“Erm, excuse me? How do I get out?” Not exactly the kind of question I usually find myself asking in art galleries, but then again, Rouen’s Musée des Beaux-Arts isn’t exactly typical of its kind. Sure, its in a fancy building with two wings, au style Louvre, and its curators may well have had its Parisian cousin in mind when they planned its layout, arranged more or less chronologically and grouped in schools. Unfortunately, what they hadn’t foreseen was that the majority of visitors would come here looking for the impressionist works hidden in room 30 of the second floor. And since the quality of the other stuff is pretty variable, it can feel at times like you’re being held to ransom: you’ve got to endure the misproportioned Jesuses (or Jesi?) and blurry apples just to make it to Monet, Sisley and co.
But the really bizarre thing about the Musée des Beaux-Arts was how empty it was. I was there in the early afternoon on a Saturday in the school holidays, and there were more people eating their sandwiches on the benches on the square outside than looking around the gallery. The guards/ guides had a selection of books, iPods and sneaky ways of getting three of them in the same room so that they could have a chat, just to pass the time. Now you don’t see that in the Louvre, do you? As for getting out… Let’s just say it wasn’t as easy as you might have thought…
I’ve also realised that I’m becoming a bit of a Dutch fan too… This is a bit weird, since the thing I really like about Rubens, Jordaens (and not ‘Jordan’s’, the breakfast cereal, as my spell checker would have it…) etc is the complete opposite of the Impressionists. With the Dutch guys it’s how vivid everything that they paint is: even when it’s a really murky indoor scene, the faces are always beautifully lit and kind of pull you in. That and all of the little details: it can be a massive painting with twenty odd figures in it, yet each of them has their own expression that suggests a personality, and they’re often doing something completely unrelated to the main image. I’m just impressed that they could think of ideas for them all, let alone paint it! With the Impressionists it’s how they turn all of those blurry blobs into an actual picture. There are two completely different Monets at Rouen: one is a pale pinky morning scene over the Seine, all fuzzy outlines that form into the kind of idea of a misty morning, whilst the other is the rue Saint Denis in Paris on a festival day, which just looks like a load of red and blue blobs until you actually step back into the next room. I love them both. (Special mention for the Caravaggio as well, and the slightly scary yet beautiful Jeanne d’Arc hearing voices).
Feeling a little shell-shocked by this whirlwind tour through about 6 centuries of art, I stumbled out into the sunshine, only to discover an enormous group of zombies, ghosts, witches, men in dresses and people with assorted ‘scary make-up’ walking down the street. It appears that Rouen has some kind of Halloween parade thing… Oh, and there was a brass band too: not sure if was related. I just hope the zombies didn’t end up in the photos of the couple who had clearly just got married at the town hall…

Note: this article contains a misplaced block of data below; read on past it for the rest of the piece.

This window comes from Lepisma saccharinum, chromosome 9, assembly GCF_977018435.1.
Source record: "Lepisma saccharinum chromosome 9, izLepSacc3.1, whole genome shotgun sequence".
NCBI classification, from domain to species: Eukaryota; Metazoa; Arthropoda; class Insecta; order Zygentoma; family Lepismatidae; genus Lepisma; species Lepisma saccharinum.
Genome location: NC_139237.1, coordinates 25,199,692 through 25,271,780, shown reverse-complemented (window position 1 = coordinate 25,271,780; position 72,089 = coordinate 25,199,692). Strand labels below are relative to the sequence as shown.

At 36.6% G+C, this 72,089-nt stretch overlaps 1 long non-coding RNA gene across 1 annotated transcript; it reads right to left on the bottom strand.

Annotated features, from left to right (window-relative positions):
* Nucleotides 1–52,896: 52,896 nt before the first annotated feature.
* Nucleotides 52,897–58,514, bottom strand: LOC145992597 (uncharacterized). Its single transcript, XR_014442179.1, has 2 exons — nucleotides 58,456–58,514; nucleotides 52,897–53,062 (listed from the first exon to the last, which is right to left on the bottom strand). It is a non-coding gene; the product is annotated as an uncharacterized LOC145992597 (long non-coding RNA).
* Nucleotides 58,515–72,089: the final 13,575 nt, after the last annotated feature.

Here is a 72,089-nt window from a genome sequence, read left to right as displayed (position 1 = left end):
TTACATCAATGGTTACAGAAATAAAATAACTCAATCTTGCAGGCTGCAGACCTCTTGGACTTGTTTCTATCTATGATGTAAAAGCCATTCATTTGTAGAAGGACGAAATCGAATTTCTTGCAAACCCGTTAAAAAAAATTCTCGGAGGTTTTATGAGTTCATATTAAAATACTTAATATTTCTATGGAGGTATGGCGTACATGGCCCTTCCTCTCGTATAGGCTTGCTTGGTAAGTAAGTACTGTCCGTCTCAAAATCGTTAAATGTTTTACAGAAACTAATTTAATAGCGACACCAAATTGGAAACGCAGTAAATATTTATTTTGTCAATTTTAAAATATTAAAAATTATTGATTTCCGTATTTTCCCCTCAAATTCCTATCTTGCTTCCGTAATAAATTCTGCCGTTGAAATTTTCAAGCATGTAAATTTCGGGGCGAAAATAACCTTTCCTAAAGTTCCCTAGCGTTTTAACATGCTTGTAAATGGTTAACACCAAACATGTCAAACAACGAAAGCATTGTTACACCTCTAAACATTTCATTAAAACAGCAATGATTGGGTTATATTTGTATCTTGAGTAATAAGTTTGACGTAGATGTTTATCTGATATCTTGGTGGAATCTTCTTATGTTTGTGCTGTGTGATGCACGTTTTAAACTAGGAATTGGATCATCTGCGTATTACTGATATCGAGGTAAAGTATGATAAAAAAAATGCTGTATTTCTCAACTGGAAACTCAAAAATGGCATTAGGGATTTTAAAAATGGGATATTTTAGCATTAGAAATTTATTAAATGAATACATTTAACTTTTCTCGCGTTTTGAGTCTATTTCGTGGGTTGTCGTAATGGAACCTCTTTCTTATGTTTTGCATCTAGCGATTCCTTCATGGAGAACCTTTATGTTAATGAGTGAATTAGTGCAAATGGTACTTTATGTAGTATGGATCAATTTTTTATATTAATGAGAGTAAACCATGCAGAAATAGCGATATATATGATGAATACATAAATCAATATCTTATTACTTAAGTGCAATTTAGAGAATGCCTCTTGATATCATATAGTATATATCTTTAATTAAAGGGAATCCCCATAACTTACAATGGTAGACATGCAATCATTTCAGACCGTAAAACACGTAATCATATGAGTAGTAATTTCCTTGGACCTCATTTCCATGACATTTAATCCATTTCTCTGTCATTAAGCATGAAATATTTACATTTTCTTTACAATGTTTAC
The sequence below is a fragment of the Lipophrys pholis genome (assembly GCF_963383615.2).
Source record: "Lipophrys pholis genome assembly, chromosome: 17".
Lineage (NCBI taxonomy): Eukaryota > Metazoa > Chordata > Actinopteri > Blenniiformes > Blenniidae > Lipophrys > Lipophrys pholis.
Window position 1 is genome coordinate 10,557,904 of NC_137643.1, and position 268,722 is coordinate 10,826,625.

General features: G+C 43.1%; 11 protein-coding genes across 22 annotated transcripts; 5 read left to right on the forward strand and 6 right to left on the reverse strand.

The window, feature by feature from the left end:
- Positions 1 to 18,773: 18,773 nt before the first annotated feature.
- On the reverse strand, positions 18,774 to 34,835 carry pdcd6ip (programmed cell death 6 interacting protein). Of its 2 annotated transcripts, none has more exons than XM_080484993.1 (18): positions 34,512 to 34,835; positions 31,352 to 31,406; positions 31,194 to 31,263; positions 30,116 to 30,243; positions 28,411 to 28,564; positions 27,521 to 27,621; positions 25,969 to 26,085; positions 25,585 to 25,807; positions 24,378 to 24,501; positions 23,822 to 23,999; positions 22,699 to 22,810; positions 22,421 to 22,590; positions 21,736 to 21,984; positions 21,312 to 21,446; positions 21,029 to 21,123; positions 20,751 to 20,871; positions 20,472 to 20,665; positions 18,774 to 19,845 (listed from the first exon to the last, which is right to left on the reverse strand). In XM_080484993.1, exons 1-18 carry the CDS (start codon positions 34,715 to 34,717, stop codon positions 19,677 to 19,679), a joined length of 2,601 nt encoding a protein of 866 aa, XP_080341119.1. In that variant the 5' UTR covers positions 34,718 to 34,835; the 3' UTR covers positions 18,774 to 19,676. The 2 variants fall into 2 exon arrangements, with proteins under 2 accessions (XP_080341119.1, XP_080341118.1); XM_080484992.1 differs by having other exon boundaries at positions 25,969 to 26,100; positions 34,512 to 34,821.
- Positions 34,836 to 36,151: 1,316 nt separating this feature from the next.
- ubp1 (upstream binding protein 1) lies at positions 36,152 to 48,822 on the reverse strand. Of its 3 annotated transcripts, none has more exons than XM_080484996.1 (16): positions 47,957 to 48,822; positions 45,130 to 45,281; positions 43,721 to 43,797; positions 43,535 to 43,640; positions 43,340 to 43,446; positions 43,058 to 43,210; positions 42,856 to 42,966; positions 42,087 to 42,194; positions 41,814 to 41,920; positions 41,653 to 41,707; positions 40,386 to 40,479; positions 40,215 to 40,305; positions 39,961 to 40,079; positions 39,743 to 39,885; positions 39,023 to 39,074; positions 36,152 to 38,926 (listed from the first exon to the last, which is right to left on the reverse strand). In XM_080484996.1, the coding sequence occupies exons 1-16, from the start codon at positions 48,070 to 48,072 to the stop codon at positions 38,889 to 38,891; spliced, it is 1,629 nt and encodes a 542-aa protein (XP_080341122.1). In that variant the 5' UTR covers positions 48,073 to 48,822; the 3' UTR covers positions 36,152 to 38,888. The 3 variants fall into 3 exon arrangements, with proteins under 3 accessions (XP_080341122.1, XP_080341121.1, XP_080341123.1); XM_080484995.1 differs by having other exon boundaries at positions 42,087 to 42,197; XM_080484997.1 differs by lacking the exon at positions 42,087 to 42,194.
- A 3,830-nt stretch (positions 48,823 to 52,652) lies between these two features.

Having escaped into a blacksmith’s museum (impressive collection of locks and keys, scissors and waffle irons, and a cool staircase even if it didn’t have steps more than halfway up (I think the point was to admire the banister…) and done quite a long detour round what was admittedly a very nice, peaceful garden behind another massive Gothic church (they have a cathedral! How many do they need?!) I was in need of sustenance. So what did I choose for this pre-Halloween week? A Réligieuse, of course!
They’re pretty common: basically a little profiterole on top of a big one, with glazed icing and whipped cream, so it looks like a chubby little nun. Well, it doesn’t really, but it’s a nice idea. It’s one of those things that I always fancy and then there’s always something more exciting/ exotic/ interesting that I choose instead. But I’m a bit behind with the Great British Bake Off, so in my world I’ve just watched a group of people competitively make Réligieuses, so I thought it was about time I ate one myself.
Not a bad decision either. I went for a coffee one (they come in coffee or chocolate, although I did once see a bright pink one somewhere: strawberry?), which meant that not only was the icing coffee flavoured (although not very strongly: it was more like very sweet, very milky coffee than an espresso!) but the crème pâtissière filling was too! They had also been pretty generous with the filling, and the chou pastry was nice and crisp. My only objection was to the Chantilly cream stuff, which was a bit thick (in the Bake Off they assembled the nun then piped around her neck, whereas this one had clearly been piped and had her head stuck on afterwards) and was a bit solid and generally a bit weird. Oh, and how do you go about eating her? Head first? Body first? And once eaten does she become a martyr..?